Early life and career
Alfred Conkling was born in Amagansett, East Hampton, Suffolk County, New York, the son of Benjamin Conkling and Esther Hand. He graduated from Union College in 1810. He was admitted to the bar in 1812, and practiced in Johnstown from 1812 to 1813, and in Canajoharie from 1813 to 1818. During this time he married Eliza Cockburn, and they had five children. From 1818 to 1821, Conkling was District Attorney of Montgomery County.
Federal government service
Conkling was elected as a Democratic-Republican to the 17th United States Congress, holding office from December 3, 1821, to March 3, 1823. Afterwards he resumed his private practice in the Albany area. On August 27, 1825, Conkling received a recess appointment from President John Quincy Adams to the seat on the United States District Court for the Northern District of New York vacated by the death of Roger Skinner. Formally nominated on December 13, 1825, Conkling was confirmed by the United States Senate on December 14, 1825, and received his commission the same day.
Judge Conkling sat in Albany from 1825 until 1836 when he moved to Auburn, New York. On August 25, 1852 he resigned from the bench. Conkling was then appointed U.S. Minister to Mexico by President Millard Fillmore, and remained at this post until 1853.
Upon his return from Mexico, Conkling entered private practice in Omaha, Nebraska. He attended the Nebraska State Constitution Convention and served as the Chairman of the state's Republican Committee.
He returned to New York in 1861 to pursue literary endeavours. Several of his writings are listed in the biographical directory of the United States Congress. During this period he lived in Rochester, Geneseo and Utica. Judge Conkling died on February 5, 1874, in Utica.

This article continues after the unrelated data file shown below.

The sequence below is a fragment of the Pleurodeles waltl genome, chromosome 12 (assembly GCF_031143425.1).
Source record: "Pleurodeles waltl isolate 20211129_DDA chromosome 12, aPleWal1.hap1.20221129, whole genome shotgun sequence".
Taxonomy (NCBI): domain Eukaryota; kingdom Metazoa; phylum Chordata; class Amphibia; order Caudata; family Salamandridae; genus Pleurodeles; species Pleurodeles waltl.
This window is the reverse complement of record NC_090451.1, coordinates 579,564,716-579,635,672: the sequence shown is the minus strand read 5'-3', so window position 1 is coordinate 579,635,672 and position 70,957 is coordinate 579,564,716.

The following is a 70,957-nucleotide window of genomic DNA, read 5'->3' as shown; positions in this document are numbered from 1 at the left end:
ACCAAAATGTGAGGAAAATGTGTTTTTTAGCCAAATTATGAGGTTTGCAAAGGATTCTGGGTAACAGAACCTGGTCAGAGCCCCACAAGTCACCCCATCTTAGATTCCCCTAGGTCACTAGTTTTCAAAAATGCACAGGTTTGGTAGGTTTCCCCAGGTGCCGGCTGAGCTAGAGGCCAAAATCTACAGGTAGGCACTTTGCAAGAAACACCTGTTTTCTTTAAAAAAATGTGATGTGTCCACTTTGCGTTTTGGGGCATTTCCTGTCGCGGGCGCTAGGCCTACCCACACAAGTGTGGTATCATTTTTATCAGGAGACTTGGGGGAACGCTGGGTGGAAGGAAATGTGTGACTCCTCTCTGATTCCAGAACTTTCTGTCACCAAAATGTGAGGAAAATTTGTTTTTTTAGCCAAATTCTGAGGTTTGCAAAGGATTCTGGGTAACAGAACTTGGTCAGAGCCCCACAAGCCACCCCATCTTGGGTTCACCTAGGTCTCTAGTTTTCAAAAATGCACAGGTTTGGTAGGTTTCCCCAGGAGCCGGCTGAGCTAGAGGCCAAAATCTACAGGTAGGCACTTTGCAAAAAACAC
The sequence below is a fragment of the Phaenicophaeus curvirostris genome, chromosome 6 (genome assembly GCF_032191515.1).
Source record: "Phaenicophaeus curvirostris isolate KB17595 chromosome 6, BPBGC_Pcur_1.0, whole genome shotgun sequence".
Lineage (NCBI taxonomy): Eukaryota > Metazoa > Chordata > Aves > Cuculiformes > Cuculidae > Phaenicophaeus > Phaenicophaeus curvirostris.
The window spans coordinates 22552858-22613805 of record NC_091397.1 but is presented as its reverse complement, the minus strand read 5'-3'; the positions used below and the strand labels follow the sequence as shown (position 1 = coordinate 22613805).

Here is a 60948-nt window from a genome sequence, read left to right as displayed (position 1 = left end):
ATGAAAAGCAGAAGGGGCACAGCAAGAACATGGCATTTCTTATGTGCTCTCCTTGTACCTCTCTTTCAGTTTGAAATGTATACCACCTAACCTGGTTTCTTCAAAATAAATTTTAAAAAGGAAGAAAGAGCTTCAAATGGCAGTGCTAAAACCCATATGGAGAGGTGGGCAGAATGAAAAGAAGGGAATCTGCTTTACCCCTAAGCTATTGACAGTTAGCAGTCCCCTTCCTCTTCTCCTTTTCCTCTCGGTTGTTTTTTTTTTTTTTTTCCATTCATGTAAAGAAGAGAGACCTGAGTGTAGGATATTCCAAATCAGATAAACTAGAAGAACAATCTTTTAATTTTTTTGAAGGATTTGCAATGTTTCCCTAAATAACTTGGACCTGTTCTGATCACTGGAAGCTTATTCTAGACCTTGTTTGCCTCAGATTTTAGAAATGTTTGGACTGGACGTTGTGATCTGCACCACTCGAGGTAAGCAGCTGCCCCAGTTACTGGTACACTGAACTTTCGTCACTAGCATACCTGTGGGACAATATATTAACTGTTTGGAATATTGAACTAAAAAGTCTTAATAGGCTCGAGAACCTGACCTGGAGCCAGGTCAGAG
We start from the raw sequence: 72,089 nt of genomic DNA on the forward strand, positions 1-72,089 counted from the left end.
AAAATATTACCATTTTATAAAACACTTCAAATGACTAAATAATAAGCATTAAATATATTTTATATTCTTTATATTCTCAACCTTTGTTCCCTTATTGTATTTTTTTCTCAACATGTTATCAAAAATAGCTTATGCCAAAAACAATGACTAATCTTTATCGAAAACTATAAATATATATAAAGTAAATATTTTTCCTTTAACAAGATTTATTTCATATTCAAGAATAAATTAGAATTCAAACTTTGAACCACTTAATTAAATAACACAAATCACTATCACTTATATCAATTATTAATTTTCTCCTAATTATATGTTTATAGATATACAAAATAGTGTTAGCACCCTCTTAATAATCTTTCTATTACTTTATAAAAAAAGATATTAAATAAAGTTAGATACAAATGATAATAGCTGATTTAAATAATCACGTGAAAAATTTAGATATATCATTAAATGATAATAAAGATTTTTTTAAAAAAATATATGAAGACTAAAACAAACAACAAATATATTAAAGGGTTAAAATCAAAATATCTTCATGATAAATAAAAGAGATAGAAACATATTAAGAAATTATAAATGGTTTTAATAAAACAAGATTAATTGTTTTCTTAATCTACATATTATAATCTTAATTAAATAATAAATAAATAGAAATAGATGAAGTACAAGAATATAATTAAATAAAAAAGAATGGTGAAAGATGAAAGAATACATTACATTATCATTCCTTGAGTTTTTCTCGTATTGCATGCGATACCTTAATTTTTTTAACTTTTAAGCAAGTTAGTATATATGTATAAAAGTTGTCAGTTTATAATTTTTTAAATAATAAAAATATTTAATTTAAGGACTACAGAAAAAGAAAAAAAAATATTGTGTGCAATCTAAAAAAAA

A photograph of Judge Conkling hangs in the courtroom at the United States District Court in Utica, New York. He is interred at the Forest Hill Cemetery in Utica.
Among Conkling's five children, Frederick Augustus Conkling became a Republican U.S. Congressman from New York. Aurelian Conkling studied law and served as the Clerk of Court for the Northern District of New York in Buffalo until his death in May 1860. Eliza Conkling married Rev. Samuel Hanson Coxe, the son of abolitionist minister, author, and educator Samuel Hanson Cox. Margaret Cockburn Conkling (also known as Mrs. Steele; born 27 January 1814; died 1890) became an accomplished author, with works such as The American Gentleman's Guide To Politeness and Fashion, Memoirs of the Mother and Wife of Washington (Auburn, N. Y., 1851-1853), Isabel; or, Trials of the Heart and a translation of Florian's History of the Moors of Spain. Roscoe Conkling studied law and became a powerful United States Senator and Republican political boss from New York.
Conkling's grandson Alfred Conkling Coxe, Sr. also served as U.S. district court judge in the Northern District of New York, and later a judge on the United States Court of Appeals for the Second Circuit; Coxe's own son (Conkling's great-grandson) Alfred Conkling Coxe Jr. was a judge in the U.S. District Court for the Southern District of New York.
|This article does not cite any sources. (April 2013) (Learn how and when to remove this template message)|
- United States Congress. "Alfred Conkling (id: C000679)". Biographical Directory of the United States Congress.
- Alfred Conkling at the Biographical Directory of Federal Judges, a public domain publication of the Federal Judicial Center.
- Wilson, James Grant; Fiske, John, eds. (1900). "Conkling, Alfred". Appletons' Cyclopædia of American Biography. New York: D. Appleton.
|Judge of the United States District Court for the Southern District of New York
Nathan K. Hall
|United States House of Representatives|
|Member of the U.S. House of Representatives
from New York's 14th congressional district
Henry R. Storrs
|Judge of the United States District Court for the Northern District of New York
Nathan K. Hall